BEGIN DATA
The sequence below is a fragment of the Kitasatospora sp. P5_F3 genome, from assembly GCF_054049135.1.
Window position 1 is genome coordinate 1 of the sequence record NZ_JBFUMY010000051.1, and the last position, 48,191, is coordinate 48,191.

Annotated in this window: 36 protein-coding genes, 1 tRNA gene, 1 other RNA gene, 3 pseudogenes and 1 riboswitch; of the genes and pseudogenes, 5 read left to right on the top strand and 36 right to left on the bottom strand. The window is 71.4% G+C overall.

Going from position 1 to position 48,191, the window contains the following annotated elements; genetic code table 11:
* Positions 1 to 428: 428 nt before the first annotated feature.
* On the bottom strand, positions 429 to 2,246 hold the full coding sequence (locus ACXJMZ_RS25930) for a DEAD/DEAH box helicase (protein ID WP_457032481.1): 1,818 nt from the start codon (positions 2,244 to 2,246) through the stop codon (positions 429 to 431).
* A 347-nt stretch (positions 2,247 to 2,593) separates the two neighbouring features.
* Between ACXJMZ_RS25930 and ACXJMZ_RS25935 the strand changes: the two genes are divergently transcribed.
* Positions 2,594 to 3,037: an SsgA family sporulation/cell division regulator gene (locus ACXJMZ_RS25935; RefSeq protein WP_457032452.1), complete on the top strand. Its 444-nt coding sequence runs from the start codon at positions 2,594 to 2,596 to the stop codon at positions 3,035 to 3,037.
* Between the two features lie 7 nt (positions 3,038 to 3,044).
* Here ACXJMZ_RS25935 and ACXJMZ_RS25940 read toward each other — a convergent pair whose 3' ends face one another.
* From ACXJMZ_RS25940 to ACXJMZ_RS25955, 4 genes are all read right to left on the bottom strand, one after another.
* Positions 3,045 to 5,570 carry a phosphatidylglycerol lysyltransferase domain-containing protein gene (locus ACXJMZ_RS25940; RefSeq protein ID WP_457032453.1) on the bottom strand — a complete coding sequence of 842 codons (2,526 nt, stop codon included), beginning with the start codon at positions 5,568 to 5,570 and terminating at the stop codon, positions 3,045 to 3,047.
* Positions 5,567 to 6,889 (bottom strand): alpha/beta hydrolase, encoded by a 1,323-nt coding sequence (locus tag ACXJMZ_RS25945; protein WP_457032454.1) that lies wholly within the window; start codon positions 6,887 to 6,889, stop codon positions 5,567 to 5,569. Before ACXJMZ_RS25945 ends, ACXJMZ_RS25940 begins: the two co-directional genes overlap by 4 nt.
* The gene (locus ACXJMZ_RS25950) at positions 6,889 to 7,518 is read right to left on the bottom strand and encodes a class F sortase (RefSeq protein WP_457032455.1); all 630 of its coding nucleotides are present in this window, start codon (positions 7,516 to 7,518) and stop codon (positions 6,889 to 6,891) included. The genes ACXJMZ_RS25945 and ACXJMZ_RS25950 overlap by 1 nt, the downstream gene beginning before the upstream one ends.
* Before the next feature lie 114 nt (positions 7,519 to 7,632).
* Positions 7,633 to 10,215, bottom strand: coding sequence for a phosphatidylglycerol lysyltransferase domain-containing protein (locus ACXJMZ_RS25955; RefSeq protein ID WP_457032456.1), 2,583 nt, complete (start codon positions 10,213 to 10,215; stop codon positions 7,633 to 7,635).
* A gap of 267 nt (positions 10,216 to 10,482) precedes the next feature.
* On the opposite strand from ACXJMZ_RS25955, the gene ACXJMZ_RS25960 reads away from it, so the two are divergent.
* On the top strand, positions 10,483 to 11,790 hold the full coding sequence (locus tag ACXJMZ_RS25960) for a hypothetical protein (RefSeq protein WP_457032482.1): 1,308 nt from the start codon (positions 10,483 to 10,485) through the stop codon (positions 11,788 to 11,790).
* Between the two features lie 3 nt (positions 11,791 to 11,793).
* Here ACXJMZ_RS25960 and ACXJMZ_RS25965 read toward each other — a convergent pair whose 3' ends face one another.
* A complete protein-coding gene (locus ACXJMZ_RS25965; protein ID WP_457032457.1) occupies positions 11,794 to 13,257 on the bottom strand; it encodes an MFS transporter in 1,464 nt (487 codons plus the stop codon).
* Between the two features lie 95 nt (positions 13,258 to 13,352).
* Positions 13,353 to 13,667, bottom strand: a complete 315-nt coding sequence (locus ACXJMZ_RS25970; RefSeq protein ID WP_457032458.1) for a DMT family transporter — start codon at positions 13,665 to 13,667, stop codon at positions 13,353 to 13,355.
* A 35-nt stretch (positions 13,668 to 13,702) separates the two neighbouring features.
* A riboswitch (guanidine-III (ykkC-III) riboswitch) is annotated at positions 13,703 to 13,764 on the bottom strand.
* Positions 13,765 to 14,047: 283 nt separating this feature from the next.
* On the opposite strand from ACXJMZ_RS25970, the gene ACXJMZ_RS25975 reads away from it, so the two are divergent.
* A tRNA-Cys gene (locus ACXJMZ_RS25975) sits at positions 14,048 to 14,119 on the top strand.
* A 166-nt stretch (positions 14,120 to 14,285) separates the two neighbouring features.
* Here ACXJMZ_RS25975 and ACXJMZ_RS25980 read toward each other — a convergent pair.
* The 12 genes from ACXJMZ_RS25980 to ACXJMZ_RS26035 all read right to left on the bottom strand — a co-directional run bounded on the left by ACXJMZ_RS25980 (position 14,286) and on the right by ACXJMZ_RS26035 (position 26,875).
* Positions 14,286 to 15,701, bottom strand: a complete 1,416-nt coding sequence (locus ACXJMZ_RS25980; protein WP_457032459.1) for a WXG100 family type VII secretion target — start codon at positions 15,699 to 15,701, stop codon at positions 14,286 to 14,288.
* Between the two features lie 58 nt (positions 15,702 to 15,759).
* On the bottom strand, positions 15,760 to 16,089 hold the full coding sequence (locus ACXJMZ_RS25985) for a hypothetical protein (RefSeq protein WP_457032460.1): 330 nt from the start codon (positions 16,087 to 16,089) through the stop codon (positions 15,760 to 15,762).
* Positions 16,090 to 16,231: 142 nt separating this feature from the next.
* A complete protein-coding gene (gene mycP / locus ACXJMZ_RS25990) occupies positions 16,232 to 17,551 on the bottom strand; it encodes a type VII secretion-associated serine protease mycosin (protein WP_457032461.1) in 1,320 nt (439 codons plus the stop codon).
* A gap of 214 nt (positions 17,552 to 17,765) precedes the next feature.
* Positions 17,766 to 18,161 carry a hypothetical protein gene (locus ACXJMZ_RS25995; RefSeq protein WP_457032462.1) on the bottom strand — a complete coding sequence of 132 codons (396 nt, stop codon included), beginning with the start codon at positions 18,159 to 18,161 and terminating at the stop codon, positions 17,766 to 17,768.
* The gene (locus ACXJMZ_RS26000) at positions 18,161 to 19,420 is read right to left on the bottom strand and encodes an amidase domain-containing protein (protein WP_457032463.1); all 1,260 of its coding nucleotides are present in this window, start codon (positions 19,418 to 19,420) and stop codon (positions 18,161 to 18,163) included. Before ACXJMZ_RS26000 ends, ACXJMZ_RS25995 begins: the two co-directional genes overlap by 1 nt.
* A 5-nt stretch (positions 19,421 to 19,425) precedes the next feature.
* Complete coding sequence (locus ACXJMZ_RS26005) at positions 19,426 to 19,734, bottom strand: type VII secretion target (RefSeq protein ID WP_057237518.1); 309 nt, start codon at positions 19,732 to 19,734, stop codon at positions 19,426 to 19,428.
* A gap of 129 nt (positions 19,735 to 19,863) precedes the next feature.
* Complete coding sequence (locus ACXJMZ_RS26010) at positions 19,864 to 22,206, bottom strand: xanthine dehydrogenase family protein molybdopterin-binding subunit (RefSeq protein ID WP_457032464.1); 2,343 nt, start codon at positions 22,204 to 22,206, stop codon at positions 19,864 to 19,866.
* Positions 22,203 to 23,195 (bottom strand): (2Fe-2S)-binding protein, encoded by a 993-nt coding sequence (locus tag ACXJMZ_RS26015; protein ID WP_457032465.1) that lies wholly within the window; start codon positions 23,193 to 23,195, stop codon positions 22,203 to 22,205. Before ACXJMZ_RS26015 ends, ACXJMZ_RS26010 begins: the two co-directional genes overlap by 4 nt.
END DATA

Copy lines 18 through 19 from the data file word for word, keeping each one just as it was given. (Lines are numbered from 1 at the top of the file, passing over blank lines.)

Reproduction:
* A gap of 267 nt (positions 10,216 to 10,482) precedes the next feature.
* On the opposite strand from ACXJMZ_RS25955, the gene ACXJMZ_RS25960 reads away from it, so the two are divergent.